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The Impact of Market Structure on Wages, Fringe Benefits, and Turnover

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  • James E. Long
  • Albert N. Link

Abstract

This paper examines the relationship between labor compensation and the structure of the product market, which is measured by the industry concentration ratio and by dummy variables for the existence and type of government regulation. Unlike previous studies that have estimated the impact of concentration and regulation on wages or earnings, this study extends the analysis to include the effect of market structure on employer-provided pensions and insurance and on voluntary labor turnover. The hypothesis that product market power raises labor compensation is supported by empirical results indicating that concentration increases wages and fringes but lowers voluntary labor turnover. Regulations that set minimum prices and restrict entry raise labor compensation, since wage premiums due to regulation are not offset by lower pensions and insurance or higher turnover. Other forms of regulation, such as profit regulation in public utilities, are found to reduce labor compensation, as evidenced by higher turnover or lower wages and fringes, or both.

Suggested Citation

  • James E. Long & Albert N. Link, 1983. "The Impact of Market Structure on Wages, Fringe Benefits, and Turnover," ILR Review, Cornell University, ILR School, vol. 36(2), pages 239-250, January.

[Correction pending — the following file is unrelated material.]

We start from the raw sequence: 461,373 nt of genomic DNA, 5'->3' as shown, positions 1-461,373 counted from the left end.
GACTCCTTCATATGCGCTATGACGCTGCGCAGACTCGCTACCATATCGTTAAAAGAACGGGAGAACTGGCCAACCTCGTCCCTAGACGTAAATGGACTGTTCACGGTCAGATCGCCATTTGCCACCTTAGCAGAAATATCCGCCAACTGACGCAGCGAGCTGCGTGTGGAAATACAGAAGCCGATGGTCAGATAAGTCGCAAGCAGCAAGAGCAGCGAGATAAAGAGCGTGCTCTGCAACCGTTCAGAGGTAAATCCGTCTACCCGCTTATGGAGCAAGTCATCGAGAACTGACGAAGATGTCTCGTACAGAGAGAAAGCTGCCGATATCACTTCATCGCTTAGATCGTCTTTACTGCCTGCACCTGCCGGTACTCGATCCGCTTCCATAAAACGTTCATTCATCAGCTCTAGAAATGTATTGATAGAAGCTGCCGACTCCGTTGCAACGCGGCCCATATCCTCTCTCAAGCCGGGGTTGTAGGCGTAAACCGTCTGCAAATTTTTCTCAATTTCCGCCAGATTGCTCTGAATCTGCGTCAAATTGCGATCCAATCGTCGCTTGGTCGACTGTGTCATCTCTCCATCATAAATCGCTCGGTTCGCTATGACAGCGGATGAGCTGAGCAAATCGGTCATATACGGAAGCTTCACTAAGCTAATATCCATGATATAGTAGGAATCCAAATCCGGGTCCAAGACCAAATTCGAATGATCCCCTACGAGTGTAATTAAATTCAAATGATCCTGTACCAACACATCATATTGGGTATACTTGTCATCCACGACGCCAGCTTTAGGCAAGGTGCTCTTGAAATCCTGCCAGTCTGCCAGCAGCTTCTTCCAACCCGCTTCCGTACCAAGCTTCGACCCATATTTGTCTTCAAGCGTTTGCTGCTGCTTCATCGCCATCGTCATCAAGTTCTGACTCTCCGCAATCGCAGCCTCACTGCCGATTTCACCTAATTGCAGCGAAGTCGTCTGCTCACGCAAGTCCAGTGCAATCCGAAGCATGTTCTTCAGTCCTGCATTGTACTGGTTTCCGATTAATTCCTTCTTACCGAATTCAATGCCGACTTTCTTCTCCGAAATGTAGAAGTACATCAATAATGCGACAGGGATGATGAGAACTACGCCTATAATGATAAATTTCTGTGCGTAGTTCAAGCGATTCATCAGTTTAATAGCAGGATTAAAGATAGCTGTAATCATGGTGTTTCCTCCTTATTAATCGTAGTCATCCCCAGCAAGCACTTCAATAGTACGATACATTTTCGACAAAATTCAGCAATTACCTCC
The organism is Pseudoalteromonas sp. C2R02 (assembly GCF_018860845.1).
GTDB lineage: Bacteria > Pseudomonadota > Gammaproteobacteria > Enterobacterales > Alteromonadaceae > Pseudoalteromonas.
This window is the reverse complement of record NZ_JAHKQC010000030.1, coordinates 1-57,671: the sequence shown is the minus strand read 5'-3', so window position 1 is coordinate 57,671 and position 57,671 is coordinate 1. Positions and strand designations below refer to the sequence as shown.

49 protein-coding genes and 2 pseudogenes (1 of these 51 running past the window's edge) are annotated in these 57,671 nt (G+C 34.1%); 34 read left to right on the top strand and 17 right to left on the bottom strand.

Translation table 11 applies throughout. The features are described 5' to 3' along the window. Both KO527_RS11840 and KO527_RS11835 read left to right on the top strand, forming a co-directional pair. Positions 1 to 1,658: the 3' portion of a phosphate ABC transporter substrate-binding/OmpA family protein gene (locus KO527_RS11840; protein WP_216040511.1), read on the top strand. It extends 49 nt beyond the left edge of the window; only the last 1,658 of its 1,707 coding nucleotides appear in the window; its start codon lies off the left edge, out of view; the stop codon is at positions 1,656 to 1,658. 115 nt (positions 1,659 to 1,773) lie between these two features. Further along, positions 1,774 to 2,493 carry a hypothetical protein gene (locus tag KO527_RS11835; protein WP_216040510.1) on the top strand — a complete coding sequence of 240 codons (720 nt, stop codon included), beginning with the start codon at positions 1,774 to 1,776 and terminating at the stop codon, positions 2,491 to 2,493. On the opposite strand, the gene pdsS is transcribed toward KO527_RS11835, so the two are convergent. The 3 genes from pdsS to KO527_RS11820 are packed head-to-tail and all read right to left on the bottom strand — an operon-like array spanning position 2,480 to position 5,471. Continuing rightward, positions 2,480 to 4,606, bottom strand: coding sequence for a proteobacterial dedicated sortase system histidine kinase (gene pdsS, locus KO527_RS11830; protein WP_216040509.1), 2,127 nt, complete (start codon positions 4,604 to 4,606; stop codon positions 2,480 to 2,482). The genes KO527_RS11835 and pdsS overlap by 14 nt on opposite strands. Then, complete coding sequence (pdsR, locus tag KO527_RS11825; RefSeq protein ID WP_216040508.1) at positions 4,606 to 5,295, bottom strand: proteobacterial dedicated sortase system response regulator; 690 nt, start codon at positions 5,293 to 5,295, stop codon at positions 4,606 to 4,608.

• Handle: RePEc:sae:ilrrev:v:36:y:1983:i:2:p:239-250
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    Cited by:

    1. Lloyd Ulman, 1992. "Why Should Human Resource Managers Pay High Wages?," British Journal of Industrial Relations, London School of Economics, vol. 30(2), pages 177-212, June.
    2. William T. Dickens & Lawrence F. Katz, 1987. "Inter-Industry Wage Differences and Theories of Wage Determination," NBER Working Papers 2271, National Bureau of Economic Research, Inc.
    3. Hans K. Hvide & Eirik Gaard Kristiansen, 2012. "Management of Knowledge Workers," Journal of Law and Economics, University of Chicago Press, vol. 55(4), pages 815-838.
    4. David H. Good & M. Ishaq Nadiri & Robin C. Sickles, 1996. "Index Number and Factor Demand Approaches to the Estimation of Productivity," NBER Working Papers 5790, National Bureau of Economic Research, Inc.
    5. William T. Dickens & Lawrence F. Katz, 1986. "Interindustry Wage Differences and Industry Characteristics," NBER Working Papers 2014, National Bureau of Economic Research, Inc.
    6. Aparna Mitra, 1999. "Structural characteristics of firms and industries and black and white wage inequality in the U.S. economy: 1988," Atlantic Economic Journal, Springer;International Atlantic Economic Society, vol. 27(2), pages 179-192, June.
    7. Ulman, Lloyd, 1992. "Why Should Human Resource Managers Pay High Wages?," Institute for Research on Labor and Employment, Working Paper Series qt8378t1rz, Institute of Industrial Relations, UC Berkeley.

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